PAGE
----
THE internet has done wonders for the Stupidity Industry, thanks to a technology that can provide a singing and dancing connection to any consumer with a credit card.
Beforehand, those in the Stupidity Industry had to find out where you lived, get together an interesting mail package and then get it to you. Sometimes, they even had to come round and show you their catalogues of limited edition china rabbits or Ways to Make a Fortune without even Leaving your Kitchen for One Easy Fee.
Now, they just need to send you a nice picture with words that will make you to click on the link. You can even do it while flicking through those pictures of Britney's baby or Prince Harry's lapdancer.
Genealogy - a word that can lead you to over 95 million websites - was previously the preserve of royalty and people who could afford to spend their time slogging round graveyards and record offices, ie the retired.
The retired could at least defend their interest in departed ancestors on the grounds that it was not so much a pointless hobby, more a way of checking out their soon-to-be neighbours.
The internet changed all that. Now anyone can sign up for assorted groups and services that will bring them in some way closer to those that have gone before.
The BBC has had several series of nonentities following their roots back to wherever, as if Jeremy Clarkson becomes more bearable when you know his great-grandfather sold tripe.
Family history is a big business. It taps into the exciting idea that we are somehow connected to strange, different peoples and places. I remember the first time my parents explained where we came from. Like many, I was filled with a huge curiosity to visit our original homeland. After some basic research, it seemed like only moments later that I was stepping off the No5 bus at Oxgangs, and heading for the local market.
There, I was able to find a variety of traders selling traditional goods just like they must have when my family lived there. Imagine my joy at finding some of the fabled Birds Eye fish fingers of which my father had often spoken. Despite the language barrier, I found locals more than willing to include me in their rituals - I can still recall the thrill of snatching a souvenir domino when everyone's eyes were down. But even I could not have envisaged that the celebration of their returning brethren would include carrying me shoulder-high back to the terminus, where they stood guard until the last bus departed.
Genealogy is just one more example of a decision to live your life in the non-real world. One of the dismal truths about so-called modern life is that large sectors of the populations are increasingly living in fantasy land. Whether its Halo, Narnia or 19th century Ireland, these places are not real. In the first two cases, they are made up, in the last, they have ceased to exist.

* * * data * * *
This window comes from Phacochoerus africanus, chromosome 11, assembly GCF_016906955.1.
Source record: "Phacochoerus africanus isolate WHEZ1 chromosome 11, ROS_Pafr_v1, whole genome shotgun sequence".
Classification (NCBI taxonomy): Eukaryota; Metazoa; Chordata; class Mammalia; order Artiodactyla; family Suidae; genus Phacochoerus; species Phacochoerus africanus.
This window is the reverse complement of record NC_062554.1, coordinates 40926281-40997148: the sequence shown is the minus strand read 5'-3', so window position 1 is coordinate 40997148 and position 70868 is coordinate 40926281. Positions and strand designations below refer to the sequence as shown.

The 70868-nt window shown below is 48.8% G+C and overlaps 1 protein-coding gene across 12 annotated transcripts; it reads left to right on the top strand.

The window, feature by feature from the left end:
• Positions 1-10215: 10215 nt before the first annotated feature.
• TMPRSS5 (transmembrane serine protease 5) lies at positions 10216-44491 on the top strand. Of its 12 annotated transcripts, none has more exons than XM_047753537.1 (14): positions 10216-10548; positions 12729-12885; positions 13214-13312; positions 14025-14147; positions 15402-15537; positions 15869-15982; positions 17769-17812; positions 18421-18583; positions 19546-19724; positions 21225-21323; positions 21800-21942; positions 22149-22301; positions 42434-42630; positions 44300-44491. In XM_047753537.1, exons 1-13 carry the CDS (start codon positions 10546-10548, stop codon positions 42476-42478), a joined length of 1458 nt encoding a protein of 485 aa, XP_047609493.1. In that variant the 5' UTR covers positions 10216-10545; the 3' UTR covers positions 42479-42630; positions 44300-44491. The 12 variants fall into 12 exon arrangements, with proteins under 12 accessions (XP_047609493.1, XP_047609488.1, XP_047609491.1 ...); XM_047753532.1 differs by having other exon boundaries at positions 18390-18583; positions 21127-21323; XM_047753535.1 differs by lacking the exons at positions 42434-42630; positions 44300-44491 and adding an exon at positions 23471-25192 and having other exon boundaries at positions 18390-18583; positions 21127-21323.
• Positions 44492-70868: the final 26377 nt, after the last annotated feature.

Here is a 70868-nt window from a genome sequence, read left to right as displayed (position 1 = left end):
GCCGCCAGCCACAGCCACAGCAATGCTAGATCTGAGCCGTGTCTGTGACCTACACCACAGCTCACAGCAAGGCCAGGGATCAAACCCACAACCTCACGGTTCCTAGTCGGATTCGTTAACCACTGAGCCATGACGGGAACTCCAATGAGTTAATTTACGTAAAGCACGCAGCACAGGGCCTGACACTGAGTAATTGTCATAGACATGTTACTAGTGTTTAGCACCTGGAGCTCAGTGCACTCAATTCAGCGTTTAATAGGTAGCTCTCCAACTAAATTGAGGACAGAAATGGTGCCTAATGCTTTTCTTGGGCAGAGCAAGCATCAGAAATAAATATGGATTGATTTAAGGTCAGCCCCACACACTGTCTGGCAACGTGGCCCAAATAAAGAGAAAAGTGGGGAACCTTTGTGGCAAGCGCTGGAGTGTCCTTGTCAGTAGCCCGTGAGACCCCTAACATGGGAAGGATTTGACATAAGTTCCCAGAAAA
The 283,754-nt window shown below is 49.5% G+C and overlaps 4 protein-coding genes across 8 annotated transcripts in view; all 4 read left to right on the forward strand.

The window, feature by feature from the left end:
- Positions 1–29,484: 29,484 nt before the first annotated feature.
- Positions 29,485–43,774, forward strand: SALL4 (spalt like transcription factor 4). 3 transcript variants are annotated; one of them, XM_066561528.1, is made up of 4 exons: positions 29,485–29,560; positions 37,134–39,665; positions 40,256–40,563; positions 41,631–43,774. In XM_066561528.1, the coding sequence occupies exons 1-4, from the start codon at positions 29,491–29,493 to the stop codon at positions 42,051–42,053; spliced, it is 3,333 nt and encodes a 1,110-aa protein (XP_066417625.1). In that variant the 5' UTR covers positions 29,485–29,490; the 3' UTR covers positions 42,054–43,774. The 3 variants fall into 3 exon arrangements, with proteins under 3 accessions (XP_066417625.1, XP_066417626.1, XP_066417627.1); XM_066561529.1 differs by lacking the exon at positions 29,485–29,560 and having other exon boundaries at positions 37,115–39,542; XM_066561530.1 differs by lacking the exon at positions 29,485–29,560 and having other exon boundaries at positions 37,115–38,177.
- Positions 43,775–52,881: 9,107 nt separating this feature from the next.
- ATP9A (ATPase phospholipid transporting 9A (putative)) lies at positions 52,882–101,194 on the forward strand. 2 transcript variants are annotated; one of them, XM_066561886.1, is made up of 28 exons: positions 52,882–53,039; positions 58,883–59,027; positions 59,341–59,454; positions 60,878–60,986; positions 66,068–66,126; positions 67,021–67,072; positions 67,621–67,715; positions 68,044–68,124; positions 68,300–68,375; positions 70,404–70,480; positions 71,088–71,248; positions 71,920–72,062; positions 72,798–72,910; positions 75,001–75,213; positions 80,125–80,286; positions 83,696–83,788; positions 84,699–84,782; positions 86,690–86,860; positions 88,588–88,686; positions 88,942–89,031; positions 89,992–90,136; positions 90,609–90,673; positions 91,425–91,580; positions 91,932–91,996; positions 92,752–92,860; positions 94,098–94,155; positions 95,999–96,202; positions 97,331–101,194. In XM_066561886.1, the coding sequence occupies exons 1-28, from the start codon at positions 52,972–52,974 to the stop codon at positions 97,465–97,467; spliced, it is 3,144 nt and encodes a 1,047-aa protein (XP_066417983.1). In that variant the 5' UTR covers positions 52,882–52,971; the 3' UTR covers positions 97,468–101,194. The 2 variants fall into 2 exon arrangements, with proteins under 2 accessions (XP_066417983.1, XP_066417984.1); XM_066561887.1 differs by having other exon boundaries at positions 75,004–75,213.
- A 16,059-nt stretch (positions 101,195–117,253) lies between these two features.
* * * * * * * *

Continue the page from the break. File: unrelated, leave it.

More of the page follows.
Sure, you can pretend they exist and imagine you are battling orcs or piecing together where your famine-struck ancestors had their last baked potato, but who cares? How do you think it makes people who've been adopted feel? Often they can't even find out who their dad is, let alone have their eyes mist over wondering what it must have been like making quilts for Louis XIV.
People who have undertaken such genealogy quests often tell you their family history as if it implies something about themselves. Funnily enough, few of these people ever seem to have been descended from impoverished wretches, which is odd, as the world had a lot more of them than it has had cobblers to the Royal Court of St Winifred.
Everyone seems to be descended from something noble or noble-ish. Or a profession that allows them to point at some Ordnance Survey map and say "that's where our shop was".
Just like Middle-Earth or Grand Theft Auto, genealogy takes your focus away from the here and now and what you are doing in real life. If the only interesting thing in your life is how interesting your ancestors were, then your life is not interesting.
Do something about it. Change your job or your sex, or both. Put some money into something less navel-gazing than where your ancestors hung their washing. Unless, of course, you are committed to going all the way.
I continue to look forward to a family tree that ends in a picture of a monkey somewhere and comments of "now I know why I've always liked bananas". Even better, one that leads back to Adam and Eve and an abiding fear of snakes.
Robo-lollicops would get the problem licked
THE lack of lollipop people is to be regretted. As beacons of safety they are road warriors with a heart, helping to ensure the young and the infirm can cross our streets.
This must be an image-thing. While the decision to write to every parent is a sound one, could the opportunity itself not be made a bit more attractive?
For a start, the name. There must be more sexy, technical words than lollipop. Of course the term "lollipop" refers to the device used to halt the traffic. Maybe this is the issue. Modern parents would appreciate something more than a bit of card on a pole to halt on-coming urban 4x4s. A cattle-prod or Taser gun pointed at bonnets would be more effective and attractive.
Similarly, the outfit could do with an upgrade. While cross-dressing may be all the rage, it's unlikely to embrace the lollipop people outfit of dayglo lab coat and cap that suggests a combination of rave organiser/traffic cone.
With some shiny blue latex, skateboard pads and a helmet, we could create 21st century Robo-lollicops. Not only would they deal with drivers, they could use the Tasers to stop those school-kids swearing all the time.